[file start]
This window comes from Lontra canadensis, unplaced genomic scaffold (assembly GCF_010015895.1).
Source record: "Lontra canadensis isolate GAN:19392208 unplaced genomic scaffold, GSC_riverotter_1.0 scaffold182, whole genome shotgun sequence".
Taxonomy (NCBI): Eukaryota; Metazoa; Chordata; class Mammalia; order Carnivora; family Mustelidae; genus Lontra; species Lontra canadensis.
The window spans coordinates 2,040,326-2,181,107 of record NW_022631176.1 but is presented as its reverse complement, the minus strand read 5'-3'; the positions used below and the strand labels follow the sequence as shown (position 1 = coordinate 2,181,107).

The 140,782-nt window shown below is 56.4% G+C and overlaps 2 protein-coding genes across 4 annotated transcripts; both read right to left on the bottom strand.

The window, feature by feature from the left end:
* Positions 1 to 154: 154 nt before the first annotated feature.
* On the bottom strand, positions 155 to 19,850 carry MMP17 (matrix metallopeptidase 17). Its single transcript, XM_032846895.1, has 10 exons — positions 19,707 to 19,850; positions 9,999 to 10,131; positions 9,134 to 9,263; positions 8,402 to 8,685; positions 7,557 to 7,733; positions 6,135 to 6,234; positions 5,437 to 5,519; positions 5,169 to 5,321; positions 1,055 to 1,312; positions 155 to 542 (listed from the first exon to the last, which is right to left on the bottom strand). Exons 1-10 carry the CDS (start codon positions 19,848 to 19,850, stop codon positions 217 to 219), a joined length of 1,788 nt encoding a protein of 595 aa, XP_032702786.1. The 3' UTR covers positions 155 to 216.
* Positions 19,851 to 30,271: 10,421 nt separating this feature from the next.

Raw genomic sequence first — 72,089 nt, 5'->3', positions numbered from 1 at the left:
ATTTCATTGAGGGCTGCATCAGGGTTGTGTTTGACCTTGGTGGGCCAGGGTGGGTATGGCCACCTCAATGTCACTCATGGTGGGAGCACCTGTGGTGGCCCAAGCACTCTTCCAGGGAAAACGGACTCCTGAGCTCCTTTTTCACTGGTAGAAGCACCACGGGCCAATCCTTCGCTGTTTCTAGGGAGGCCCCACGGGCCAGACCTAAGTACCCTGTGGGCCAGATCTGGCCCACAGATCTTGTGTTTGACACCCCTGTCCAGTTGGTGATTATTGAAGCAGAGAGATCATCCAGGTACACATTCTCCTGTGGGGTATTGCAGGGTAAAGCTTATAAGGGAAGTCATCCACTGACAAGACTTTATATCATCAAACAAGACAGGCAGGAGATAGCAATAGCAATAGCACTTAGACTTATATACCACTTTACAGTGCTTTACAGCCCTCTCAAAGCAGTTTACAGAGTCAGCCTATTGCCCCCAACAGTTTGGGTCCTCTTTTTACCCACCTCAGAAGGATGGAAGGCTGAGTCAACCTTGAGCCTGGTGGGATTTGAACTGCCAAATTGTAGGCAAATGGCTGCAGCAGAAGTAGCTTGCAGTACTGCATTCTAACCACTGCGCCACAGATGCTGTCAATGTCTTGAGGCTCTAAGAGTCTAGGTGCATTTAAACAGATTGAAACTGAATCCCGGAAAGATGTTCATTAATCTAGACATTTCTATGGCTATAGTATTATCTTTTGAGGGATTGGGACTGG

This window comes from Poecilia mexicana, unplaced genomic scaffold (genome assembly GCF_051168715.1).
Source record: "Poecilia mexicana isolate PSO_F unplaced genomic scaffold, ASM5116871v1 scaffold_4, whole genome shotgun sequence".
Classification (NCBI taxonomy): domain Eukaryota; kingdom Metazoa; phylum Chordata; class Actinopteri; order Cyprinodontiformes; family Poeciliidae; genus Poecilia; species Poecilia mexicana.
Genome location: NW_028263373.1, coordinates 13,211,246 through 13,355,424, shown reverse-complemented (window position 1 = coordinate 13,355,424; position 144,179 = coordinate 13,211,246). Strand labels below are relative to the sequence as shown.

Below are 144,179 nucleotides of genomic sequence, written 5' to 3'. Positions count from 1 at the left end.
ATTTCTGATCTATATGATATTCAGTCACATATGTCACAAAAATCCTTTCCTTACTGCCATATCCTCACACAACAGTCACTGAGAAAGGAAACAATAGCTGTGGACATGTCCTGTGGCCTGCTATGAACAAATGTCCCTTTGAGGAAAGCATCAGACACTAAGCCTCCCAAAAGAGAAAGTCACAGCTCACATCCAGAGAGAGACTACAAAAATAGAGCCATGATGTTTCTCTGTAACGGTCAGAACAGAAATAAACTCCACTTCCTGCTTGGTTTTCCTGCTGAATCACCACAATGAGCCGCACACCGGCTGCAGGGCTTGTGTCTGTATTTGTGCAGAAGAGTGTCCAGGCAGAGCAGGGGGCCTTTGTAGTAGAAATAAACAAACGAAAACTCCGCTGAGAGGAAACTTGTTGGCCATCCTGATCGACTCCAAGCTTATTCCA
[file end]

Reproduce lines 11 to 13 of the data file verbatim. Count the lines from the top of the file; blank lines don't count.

ATTTCATTGAGGGCTGCATCAGGGTTGTGTTTGACCTTGGTGGGCCAGGGTGGGTATGGCCACCTCAATGTCACTCATGGTGGGAGCACCTGTGGTGGCCCAAGCACTCTTCCAGGGAAAACGGACTCCTGAGCTCCTTTTTCACTGGTAGAAGCACCACGGGCCAATCCTTCGCTGTTTCTAGGGAGGCCCCACGGGCCAGACCTAAGTACCCTGTGGGCCAGATCTGGCCCACAGATCTTGTGTTTGACACCCCTGTCCAGTTGGTGATTATTGAAGCAGAGAGATCATCCAGGTACACATTCTCCTGTGGGGTATTGCAGGGTAAAGCTTATAAGGGAAGTCATCCACTGACAAGACTTTATATCATCAAACAAGACAGGCAGGAGATAGCAATAGCAATAGCACTTAGACTTATATACCACTTTACAGTGCTTTACAGCCCTCTCAAAGCAGTTTACAGAGTCAGCCTATTGCCCCCAACAGTTTGGGTCCTCTTTTTACCCACCTCAGAAGGATGGAAGGCTGAGTCAACCTTGAGCCTGGTGGGATTTGAACTGCCAAATTGTAGGCAAATGGCTGCAGCAGAAGTAGCTTGCAGTACTGCATTCTAACCACTGCGCCACAGATGCTGTCAATGTCTTGAGGCTCTAAGAGTCTAGGTGCATTTAAACAGATTGAAACTGAATCCCGGAAAGATGTTCATTAATCTAGACATTTCTATGGCTATAGTATTATCTTTTGAGGGATTGGGACTGG

This window comes from Poecilia mexicana, unplaced genomic scaffold (genome assembly GCF_051168715.1).
Source record: "Poecilia mexicana isolate PSO_F unplaced genomic scaffold, ASM5116871v1 scaffold_4, whole genome shotgun sequence".